9. Correlative investigation of dynamic contrast CT and positron emission tomography with 18-fluorodeoxy glucose standardized uptake value in non-small cell lung cancer

    International Nuclear Information System (INIS)

    Ding Qiyong; Hua Yanqing; Zhu Feng; Mao Dingbiao; Ge Xiaojun; Zhang Guozhen; Guan Yihui; Zhao Jun

    2005-01-01

    Objective: To explore the correlation of dynamic enhanced CT attenuation and 18-fluorodeoxy glucose ( 18 F-FDG) standardized uptake value (SUV) in non-small cell lung cancer (NSCLC). Methods: Twenty-eight NSCLC patients and 13 patients with benign nodules (28 male, 13 female; age range 15-79 years, median 57 years; the diameter range from 0.8-4.0 cm, mean 2.2 cm) were examined on Siemens biograph sensation 16 PET-CT with 18 F-FDG. Dynamic enhanced CT scan was performed on Siemens sensation 16 PET-CT or 16 slice CT in 23 patients and other 18 patients had the results of dynamic CT from other hospitals. The mean CT attenuation of ROI on precontrast and postcontrast multi-phase images, the maxium and average SUV of 18 F-FDG were respectively measured. The correlation between the peak attenuation (A PA ) and SUV was analyzed with pearson correlation coefficient test. Results: The CT A PA between NSCLC and benign nodules had no significance difference (t=1.374, P=0.189). The difference of maximum and average SUV between NSCLC and benignity were significant (t=-3.972, P PA , maximum SUV (7.23 ± 4.38), and average SUV (4.93±3.53) (r=-0.040, P=0.839 and r=0.056, P=0.778). Conclusion: There is no correlation between A PA and SUV in NSCLC. SUV is probably not suitable for the evaluation of the effects of anti-angiogenesis therapy. (authors)

  10. Fluorodeoxyglucose positron emission tomography scan may be helpful in the case of ductal variant prostate cancer when prostate specific membrane antigen ligand positron emission tomography scan is negative

    International Nuclear Information System (INIS)

    McEwan, Louise M.; Wong, David; Yaxley, John

    2017-01-01

    Gallium-68 prostate specific membrane antigen ligand (Ga-68 PSMA) positron emission tomography/computed tomography (PET/CT) scanning is emerging as a useful imaging modality for the staging of suspected and known recurrent or metastatic prostate cancer and in staging of newly diagnosed higher grade prostate cancer. However, we have observed at our institution that in some cases of the more aggressive ductal variant, Ga-68 PSMA uptake has sometimes been poor compared with prominent 18-fluorodeoxyglucose (F-18 FDG) avidity seen in F-18 FDG PET/CT, which would suggest that FDG PET/CT scans are important in staging of ductal pattern prostate cancer.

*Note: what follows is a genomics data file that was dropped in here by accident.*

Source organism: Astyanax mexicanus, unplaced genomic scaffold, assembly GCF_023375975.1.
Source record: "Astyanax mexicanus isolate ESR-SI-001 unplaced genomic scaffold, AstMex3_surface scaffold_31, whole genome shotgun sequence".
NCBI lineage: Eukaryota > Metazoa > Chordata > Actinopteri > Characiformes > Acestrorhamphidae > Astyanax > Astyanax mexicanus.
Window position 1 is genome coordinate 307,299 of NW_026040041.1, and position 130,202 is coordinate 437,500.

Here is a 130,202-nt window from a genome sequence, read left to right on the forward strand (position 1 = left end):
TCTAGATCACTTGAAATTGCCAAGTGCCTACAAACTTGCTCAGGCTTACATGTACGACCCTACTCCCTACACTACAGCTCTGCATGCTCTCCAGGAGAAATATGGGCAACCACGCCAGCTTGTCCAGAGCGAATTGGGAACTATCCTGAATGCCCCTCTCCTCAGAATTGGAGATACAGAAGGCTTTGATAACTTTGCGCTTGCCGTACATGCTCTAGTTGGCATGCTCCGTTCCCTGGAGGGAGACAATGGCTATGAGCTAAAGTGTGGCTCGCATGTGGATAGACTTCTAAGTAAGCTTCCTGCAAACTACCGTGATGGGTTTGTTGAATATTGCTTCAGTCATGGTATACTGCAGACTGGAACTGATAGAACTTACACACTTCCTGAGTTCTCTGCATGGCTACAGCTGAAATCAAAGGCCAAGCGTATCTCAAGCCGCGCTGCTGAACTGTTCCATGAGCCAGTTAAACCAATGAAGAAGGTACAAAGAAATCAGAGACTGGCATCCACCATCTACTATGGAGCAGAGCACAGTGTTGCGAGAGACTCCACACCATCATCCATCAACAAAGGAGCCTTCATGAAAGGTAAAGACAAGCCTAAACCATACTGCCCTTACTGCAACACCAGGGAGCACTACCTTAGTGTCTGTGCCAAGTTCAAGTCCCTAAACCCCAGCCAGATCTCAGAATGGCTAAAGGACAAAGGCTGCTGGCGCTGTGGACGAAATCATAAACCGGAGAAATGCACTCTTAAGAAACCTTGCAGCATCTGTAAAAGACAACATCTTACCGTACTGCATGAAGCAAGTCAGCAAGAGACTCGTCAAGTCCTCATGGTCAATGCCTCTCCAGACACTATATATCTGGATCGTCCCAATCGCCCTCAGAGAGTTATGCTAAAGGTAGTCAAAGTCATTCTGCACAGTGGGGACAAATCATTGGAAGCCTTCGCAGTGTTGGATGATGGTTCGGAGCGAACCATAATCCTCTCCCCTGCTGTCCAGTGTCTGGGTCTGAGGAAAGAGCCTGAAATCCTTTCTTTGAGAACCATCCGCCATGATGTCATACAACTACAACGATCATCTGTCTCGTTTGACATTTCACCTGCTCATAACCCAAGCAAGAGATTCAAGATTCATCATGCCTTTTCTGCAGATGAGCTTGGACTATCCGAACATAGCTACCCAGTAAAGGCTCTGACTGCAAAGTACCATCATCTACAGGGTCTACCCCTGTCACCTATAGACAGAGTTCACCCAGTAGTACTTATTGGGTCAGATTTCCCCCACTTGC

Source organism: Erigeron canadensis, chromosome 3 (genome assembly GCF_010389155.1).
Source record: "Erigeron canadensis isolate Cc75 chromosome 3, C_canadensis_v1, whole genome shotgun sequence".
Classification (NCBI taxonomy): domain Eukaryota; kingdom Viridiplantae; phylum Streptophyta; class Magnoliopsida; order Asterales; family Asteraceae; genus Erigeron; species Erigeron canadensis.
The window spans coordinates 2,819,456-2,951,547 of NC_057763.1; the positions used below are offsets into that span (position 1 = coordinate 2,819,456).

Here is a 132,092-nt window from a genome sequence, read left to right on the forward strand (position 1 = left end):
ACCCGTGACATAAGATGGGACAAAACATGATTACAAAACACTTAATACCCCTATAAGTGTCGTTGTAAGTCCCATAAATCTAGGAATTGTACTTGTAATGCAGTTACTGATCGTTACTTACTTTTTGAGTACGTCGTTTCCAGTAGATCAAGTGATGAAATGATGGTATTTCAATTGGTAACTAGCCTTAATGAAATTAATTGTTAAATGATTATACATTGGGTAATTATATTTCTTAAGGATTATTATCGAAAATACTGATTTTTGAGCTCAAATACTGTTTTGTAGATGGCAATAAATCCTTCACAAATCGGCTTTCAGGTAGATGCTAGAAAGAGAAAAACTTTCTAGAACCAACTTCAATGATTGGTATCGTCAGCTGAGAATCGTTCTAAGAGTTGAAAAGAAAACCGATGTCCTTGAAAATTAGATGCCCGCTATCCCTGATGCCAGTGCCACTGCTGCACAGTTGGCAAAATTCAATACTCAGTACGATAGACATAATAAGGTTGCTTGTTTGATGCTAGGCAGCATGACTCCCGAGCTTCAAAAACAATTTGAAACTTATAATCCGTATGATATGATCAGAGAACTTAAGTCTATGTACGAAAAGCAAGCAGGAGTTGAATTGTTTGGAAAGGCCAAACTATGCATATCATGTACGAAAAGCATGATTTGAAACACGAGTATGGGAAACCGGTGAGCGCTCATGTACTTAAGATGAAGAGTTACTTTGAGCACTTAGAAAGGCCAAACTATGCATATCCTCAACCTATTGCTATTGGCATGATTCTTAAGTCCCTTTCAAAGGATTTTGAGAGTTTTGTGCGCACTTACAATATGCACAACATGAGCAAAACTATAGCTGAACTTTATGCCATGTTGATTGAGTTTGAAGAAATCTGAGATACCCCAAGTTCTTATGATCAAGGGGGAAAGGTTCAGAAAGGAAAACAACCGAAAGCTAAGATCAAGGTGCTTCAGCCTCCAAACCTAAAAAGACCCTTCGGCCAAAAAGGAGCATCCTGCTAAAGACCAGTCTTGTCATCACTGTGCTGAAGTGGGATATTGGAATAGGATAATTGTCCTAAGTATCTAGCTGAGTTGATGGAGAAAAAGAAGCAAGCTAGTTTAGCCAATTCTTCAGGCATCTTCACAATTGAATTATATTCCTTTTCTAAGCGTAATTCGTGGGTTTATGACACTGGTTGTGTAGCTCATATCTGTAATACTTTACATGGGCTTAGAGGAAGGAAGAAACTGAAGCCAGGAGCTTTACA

11. Is there any role of positron emission tomography computed tomography for predicting resectability of gallbladder cancer?

    Science.gov (United States)

    Kim, Jaihwan; Ryu, Ji Kon; Kim, Chulhan; Paeng, Jin Chul; Kim, Yong-Tae

    2014-05-01

    The role of integrated (18)F-2-fluoro-2-deoxy-D-glucose positron emission tomography computed tomography (PET-CT) is uncertain in gallbladder cancer. The aim of this study was to show the role of PET-CT in gallbladder cancer patients. Fifty-three patients with gallbladder cancer underwent preoperative computed tomography (CT) and PET-CT scans. Their medical records were retrospectively reviewed. Twenty-six patients underwent resection. Based on the final outcomes, PET-CT was in good agreement (0.61 to 0.80) with resectability whereas CT was in acceptable agreement (0.41 to 0.60) with resectability. When the diagnostic accuracy of the predictions for resectability was calculated with the ROC curve, the accuracy of PET-CT was higher than that of CT in patients who underwent surgical resection (P=0.03), however, there was no difference with all patients (P=0.12). CT and PET-CT had a discrepancy in assessing curative resection in nine patients. These consisted of two false negative and four false positive CT results (11.3%) and three false negative PET-CT results (5.1%). PET-CT was in good agreement with the final outcomes compared to CT. As a complementary role of PEC-CT to CT, PET-CT tended to show better prediction about resectability than CT, especially due to unexpected distant metastasis.

  12. Positron emission tomography/computed tomography imaging and rheumatoid arthritis.

    Science.gov (United States)

    Wang, Shi-Cun; Xie, Qiang; Lv, Wei-Fu

    2014-03-01

    Rheumatoid arthritis (RA) is a phenotypically heterogeneous, chronic, destructive inflammatory disease of the synovial joints. A number of imaging tools are currently available for evaluation of inflammatory conditions. By targeting the upgraded glucose uptake of infiltrating granulocytes and tissue macrophages, positron emission tomography/computed tomography with fluorine-18 fluorodeoxyglucose ((18) F-FDG PET/CT) is available to delineate inflammation with high sensitivity. Recently, several studies have indicated that FDG uptake in affected joints reflects the disease activity of RA. In addition, usage of FDG PET for the sensitive detection and monitoring of the response to treatment has been reported. Combined FDG PET/CT enables the detailed assessment of disease in large joints throughout the whole body. These unique capabilities of FDG PET/CT imaging are also able to detect RA-complicated diseases. Therefore, PET/CT has become an excellent ancillary tool to assess disease activity and prognosis in RA. © 2014 Asia Pacific League of Associations for Rheumatology and Wiley Publishing Asia Pty Ltd.